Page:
Today the Nerdy History Girls welcome back Robin Scarborough, DVM, MSFS, for part two of her guest blog. Dr. Scarborough is a veterinarian, re-enactor, living historian, and sidesaddle equestrian who is sharing her knowledge about sidesaddle riding and ladies' habits.
Imagine the freedom that women of the past experienced when allowed to go out on horseback. Once mounted, they were equal to men, sometimes able to leave them in the dust if the lady were seated on a better horse! Plus, they were able to leave nagging mothers and chaperons behind, often accompanied only by a groom or servant, whose primary obligation was equitation and safety rather than propriety. Riding habits were so frequently similar to men's wear that the tomboy of yesteryear could feel free to leave her demure side at home and escape outdoors without excessive lace, frills, or frills.
To many men, skill and daring on horseback only served to make a woman more attractive and desirable. Historical references state that "a woman appears to her best advantage on horseback," and a good deal of thought was given to style, cut, and color of habit.
The habit, upper right, is a copy of colonial American original made for local riding and hacking. It would have been worn about forty years after the green Baroque habit shown yesterday. This habit was designed and draped with the assistance of Mark Hutter, master tailor of Colonial Williamsburg, and it's indicative of what a southern colonial lady would have worn out riding or visiting. Made of cotton denim and paired with a straw hat, this habit would have been comfortable even int he steamy Virginian climate, and, while this can't be appreciated in the photograph, it's authentic right down to the undergarments: handmade stays, shift,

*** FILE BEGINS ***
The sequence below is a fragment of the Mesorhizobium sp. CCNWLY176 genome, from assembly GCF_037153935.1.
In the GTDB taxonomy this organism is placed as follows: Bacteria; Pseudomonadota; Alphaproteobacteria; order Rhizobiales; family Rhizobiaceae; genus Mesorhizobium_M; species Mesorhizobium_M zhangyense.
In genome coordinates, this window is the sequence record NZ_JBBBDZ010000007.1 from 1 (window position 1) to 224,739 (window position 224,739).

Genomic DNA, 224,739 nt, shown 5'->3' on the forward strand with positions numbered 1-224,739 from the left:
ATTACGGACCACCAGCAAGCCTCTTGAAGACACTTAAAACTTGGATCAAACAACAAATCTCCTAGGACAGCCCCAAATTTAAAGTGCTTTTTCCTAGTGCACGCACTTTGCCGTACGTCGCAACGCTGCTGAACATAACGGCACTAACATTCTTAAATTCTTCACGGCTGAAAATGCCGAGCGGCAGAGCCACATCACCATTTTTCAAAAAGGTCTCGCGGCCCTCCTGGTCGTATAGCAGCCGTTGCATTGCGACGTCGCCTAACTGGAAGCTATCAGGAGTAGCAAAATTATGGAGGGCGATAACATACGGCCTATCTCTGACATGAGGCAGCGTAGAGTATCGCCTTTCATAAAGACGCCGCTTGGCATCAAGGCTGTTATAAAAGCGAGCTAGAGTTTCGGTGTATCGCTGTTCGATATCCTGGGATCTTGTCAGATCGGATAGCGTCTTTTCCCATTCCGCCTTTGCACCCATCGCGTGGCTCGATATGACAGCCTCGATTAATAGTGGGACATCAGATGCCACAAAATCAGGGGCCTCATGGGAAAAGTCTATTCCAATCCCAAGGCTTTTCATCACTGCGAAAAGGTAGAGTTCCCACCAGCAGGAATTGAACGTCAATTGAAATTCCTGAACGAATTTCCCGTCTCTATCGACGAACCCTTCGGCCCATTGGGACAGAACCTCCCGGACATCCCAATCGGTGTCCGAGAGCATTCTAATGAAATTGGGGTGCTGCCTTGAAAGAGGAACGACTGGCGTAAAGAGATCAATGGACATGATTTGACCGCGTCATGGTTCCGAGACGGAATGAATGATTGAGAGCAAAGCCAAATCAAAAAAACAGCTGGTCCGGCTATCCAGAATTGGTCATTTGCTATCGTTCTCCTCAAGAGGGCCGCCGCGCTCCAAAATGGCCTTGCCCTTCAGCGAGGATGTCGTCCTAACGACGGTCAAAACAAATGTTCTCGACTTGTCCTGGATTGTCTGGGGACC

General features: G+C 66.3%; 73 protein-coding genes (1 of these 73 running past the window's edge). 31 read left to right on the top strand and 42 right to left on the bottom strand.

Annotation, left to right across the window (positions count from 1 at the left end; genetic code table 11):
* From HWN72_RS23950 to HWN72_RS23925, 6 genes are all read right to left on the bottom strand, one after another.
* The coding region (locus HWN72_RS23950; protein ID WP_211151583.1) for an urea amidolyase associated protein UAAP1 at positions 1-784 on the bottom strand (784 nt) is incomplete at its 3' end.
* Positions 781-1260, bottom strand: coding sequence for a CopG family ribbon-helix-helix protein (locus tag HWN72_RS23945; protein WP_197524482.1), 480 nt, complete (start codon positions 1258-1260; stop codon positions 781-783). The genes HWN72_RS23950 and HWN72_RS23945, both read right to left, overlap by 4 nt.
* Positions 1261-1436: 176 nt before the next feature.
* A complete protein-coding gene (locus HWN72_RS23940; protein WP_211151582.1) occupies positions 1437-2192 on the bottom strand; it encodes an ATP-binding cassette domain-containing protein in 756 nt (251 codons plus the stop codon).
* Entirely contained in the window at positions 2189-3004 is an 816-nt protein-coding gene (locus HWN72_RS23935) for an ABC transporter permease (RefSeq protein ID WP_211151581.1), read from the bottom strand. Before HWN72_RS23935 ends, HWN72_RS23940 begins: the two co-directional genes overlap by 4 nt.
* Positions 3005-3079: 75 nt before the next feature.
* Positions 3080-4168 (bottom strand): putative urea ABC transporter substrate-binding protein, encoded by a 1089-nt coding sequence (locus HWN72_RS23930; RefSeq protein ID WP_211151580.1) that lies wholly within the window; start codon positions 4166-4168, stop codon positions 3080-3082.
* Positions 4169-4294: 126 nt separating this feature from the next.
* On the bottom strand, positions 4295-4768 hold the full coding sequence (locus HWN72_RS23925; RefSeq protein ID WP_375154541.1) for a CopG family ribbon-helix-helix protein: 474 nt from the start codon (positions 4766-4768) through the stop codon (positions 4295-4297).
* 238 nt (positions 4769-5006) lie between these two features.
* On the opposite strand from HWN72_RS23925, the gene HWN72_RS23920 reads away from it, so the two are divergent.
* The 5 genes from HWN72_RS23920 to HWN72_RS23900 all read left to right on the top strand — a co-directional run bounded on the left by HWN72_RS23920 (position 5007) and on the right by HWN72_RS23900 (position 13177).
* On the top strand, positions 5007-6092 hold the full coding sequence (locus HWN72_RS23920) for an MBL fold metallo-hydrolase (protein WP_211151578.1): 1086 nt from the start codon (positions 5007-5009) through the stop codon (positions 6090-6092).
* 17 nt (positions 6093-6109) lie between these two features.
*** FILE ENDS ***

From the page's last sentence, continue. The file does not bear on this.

stockings, and period buckle shoes. Our model is International Sidesaddle Organization treasurer and instructor Jeannie Whited, riding Midas, my retired 25-year-old Morgan horse gelding at the Sidesaddle at Woodwind event.
The red habit, lower left, is a copy of an American Civil War turnout. While most habits of
this period were subdued, conservative colors, those made for riding in town or "husband hunting" were sometimes made of flashy colors or fabrics. Ladies who could afford it stayed abreast of changing habit styles, which like the rest of fashion varied from year to year or even seasonally. Similarly, American ladies pored over books of engravings showing the latest habit fashions from Paris and London, always desiring to be on the cutting edge of style. This picture is of Kathleen Bowman, riding Shadow, a Tennessee Walking Horse gelding at the Sidesaddle at Woodwind event.
Many, many thanks for sharing your expertise and your photographs, Robin!
All photographs copyright BHS Photography, and used with permission.
For more information about sidesaddle riding in general and in particular about constructing a colonial habit in a workshop with Colonial Williamsburg tailor Mark Hutter, see this issue of Liberty Sidesaddle Network magazine. (The magazine is a pdf file, and the article about the colonial habit workshop begins on page nine.)